Better than "Living With Ghosts"
B. Eisen | The Swamps of Jersey | 11/08/1999
(5 out of 5 stars)
"For all the reviewers who wrote that they loved "Ghosts" and hated "Flaming Red" did not give it a chance. I absolutely fell in love with "Ghosts" after hearing "Every Little Bit" on the radio. That disc has a raw beauty that probably will never be reproduced.When I first put "Red" into my CD player the first 2 songs through me for a loop. Very different with the band. If I wrote a review of that album at that time, I probably would have vented like the others and said that she sold out and what a shame, blah, blah.After a few listens, however, I found the hidden gems. The power of "Tony", the strength of her voice in "Change", the lyrics of "Mary" and "Christina". At this point (after about 1000 listens), I love every song from the power-pop "One Big Love" to the ache of "Peter Pan". People said the "production" of this album hid Patty's voice, but I disagree. "Flaming Red" showcases it and I absolutely love every note. Please buy this disc and discover the wonder, beauty, magic, power, fun and uniqueness of Patty Griffin and "Flaming Red""
Too good to miss
Jon | Los Angeles | 10/29/1999
(5 out of 5 stars)
"I am going to dare to review this disc being someone who discovered Patty Griffin after she already gained a following with her Living with Ghosts CD. For some reason, fans of people like Patty, Ani DiFranco, Tori Amos, Sarah McLachlan, etc, feel they have "discovered" something new and don't want to share it with anyone. So when this artist that they discovered starts getting more popular and taking musical turns and risks, these "old school" fans feel the need to alienate their fabulous wonderful new musician and not give the new material any chance. The old stuff is always the best right? I disagree.Yes, it's true I had never heard of Patty Griffin until Flaming Red came out. If this makes me a less "worthy" fan simply because I did not hear of her first, then so be it. The truth is that I came across the Flaming Red CD at a listening station in a music store and was blown away. If I could be that impressed by 30 second snippets of each song in the middle of a huge music store, I knew that it had to be something special. Flaming Red is very special. To be fair to those people who criticized this CD for not have the "rawness" of her entirely acoustic debut album, I bought Living with Ghosts without hearing a single track. And though I was very impressed by the folky, country-like simplicity of Living with Ghosts, I still have to pick Flaming Red as one of my all time favorite CDs. The beauty of Living with Ghosts originates from her lyrics, simplicity and largely from the power of her voice... I feel that there are times when her voice is almost too empowering for a simple acoustic guitar. On Flaming Red, she has proven that evolution can be beautiful. Although there are some loud, electric sounds, her voice still comes shining through in a blaze of power surrounded by love, anger, heartache, longing, energy and dreams. For those of you who were familiar with Living with Ghosts and were turned off by Flaming Red (possible due to the immediate brashness of the first song, with I believe to be her most audacious and energetic song yet), I suggest you give a few more chances. I suggest you blast "Blue Sky" in your car on your way home from work. I suggest you feel the anger at ever person that has ever made someone feel bad about being gay when you listen to "Tony." I suggest you fall in love every time you hear "One Big Love." I suggest you feel the longing in "Christina" until it brings tears to your eyes.Patty has progressed too much since her last album to let this slip by because it's not as familiar as the last album. If you give it a chance you will re-discover her and feel the same way you felt when you first discovered her. If you are just discovering Patty with the Flaming Red CD, then you may want to have a listen to Living with Ghosts. You'll see exactly what I mean. Country fans may also want to check out the new Martina McBride and Dixie Chicks CDs who do incredible folk-country covers of "Goodbye" and "Let Him Fly" respectively."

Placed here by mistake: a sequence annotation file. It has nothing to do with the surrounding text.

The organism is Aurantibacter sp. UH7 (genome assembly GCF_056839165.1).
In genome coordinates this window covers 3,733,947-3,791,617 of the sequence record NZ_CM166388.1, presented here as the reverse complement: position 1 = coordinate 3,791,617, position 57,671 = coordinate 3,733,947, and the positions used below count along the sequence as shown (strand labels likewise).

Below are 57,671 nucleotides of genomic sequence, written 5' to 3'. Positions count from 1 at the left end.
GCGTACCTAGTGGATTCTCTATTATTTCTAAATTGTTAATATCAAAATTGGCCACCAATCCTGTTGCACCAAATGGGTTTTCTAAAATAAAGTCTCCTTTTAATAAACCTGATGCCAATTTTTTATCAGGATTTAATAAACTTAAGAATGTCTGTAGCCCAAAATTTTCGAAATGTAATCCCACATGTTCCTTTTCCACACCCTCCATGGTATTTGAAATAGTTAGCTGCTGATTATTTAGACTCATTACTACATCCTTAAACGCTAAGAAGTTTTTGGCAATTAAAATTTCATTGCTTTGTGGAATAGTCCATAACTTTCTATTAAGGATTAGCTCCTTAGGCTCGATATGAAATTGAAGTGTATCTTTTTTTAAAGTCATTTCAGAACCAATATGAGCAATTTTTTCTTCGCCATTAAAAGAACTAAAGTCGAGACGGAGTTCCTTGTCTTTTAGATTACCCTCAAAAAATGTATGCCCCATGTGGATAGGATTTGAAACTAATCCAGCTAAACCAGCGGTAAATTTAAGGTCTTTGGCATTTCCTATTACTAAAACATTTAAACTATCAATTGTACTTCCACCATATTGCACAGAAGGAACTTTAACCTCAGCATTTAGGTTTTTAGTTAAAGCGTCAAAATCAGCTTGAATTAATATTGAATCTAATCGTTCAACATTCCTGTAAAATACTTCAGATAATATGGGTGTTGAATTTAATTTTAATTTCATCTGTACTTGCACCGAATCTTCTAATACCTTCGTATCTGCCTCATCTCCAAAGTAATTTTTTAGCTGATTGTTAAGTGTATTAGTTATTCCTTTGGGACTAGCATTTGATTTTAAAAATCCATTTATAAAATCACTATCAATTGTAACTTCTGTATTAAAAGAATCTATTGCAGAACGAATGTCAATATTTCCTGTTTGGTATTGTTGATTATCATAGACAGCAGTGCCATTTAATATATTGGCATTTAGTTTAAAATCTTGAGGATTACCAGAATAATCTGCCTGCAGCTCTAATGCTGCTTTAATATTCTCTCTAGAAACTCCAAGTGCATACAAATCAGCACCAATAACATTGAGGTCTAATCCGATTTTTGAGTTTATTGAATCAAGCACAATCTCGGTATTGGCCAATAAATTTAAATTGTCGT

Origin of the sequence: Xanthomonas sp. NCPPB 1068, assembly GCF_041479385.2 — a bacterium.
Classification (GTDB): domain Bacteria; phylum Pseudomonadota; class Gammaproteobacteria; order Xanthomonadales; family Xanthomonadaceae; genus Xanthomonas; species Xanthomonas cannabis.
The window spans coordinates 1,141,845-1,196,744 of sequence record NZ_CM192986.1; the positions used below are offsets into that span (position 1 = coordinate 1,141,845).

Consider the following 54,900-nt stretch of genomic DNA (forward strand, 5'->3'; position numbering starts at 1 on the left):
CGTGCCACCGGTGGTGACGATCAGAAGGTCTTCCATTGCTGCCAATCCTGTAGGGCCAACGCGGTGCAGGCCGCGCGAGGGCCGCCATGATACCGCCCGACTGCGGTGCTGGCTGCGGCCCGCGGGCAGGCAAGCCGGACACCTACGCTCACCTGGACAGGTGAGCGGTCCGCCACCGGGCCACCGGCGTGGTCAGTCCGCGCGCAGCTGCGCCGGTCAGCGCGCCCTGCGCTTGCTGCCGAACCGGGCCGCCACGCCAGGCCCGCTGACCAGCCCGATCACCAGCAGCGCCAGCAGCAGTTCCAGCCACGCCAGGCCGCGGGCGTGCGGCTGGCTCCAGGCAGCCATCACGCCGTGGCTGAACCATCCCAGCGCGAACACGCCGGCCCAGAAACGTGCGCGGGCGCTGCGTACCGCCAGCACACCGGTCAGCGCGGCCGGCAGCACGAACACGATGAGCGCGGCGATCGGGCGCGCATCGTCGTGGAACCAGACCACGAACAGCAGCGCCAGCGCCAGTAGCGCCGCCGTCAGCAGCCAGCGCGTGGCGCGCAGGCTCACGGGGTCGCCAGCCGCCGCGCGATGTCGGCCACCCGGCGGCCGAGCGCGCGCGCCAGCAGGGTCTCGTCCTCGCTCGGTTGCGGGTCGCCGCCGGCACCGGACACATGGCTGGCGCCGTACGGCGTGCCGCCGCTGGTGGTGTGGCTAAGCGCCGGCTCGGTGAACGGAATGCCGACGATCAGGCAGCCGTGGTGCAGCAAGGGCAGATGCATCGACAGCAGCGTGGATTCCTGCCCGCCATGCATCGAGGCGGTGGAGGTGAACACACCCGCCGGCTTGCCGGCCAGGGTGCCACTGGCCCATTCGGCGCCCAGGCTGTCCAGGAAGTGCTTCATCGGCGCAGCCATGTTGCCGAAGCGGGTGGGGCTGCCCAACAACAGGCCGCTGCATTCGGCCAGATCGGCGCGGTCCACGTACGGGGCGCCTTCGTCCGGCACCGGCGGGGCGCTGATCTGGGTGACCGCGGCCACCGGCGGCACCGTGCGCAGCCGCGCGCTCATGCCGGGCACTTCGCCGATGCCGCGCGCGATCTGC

A Great Mix
Kevin Fink | Ottawa, KS USA | 08/04/2000
(5 out of 5 stars)
"If you could take the wit of the Indigo Girls, the emotion of Sarah McLachlan, the songwriting ability of Tori Amos, and the raw-ness of Sheryl Crow, and mix it all together, you'd come up with Patty Griffin. She opens with the title track, a rocking little ditty that changes the fairy tale of "The Red Shoes" into a power trip without apologies. "One Big Love" is just a happy-go-lucky tune about love. "Tony," probably the most touching and controversial song on the album, is the story of a gay boy that Griffin went to high school with, was abused and tormented by his classmates, and ultimately killed himself. Griffin swiftly changes from a country ballad ("Goodbye"), to flat-out sexually charged rock & roll ("Wiggley Fingers"), to quiet, thought provoking songs about motherhood and growing up ("Mary" w/Emmylou Harris and "Peter Pan"). Patty Griffin's "Flaming Red" is an album by an artist not afraid to wander, and sometimes get lost in, new territory. And luckily, she takes the listener with her."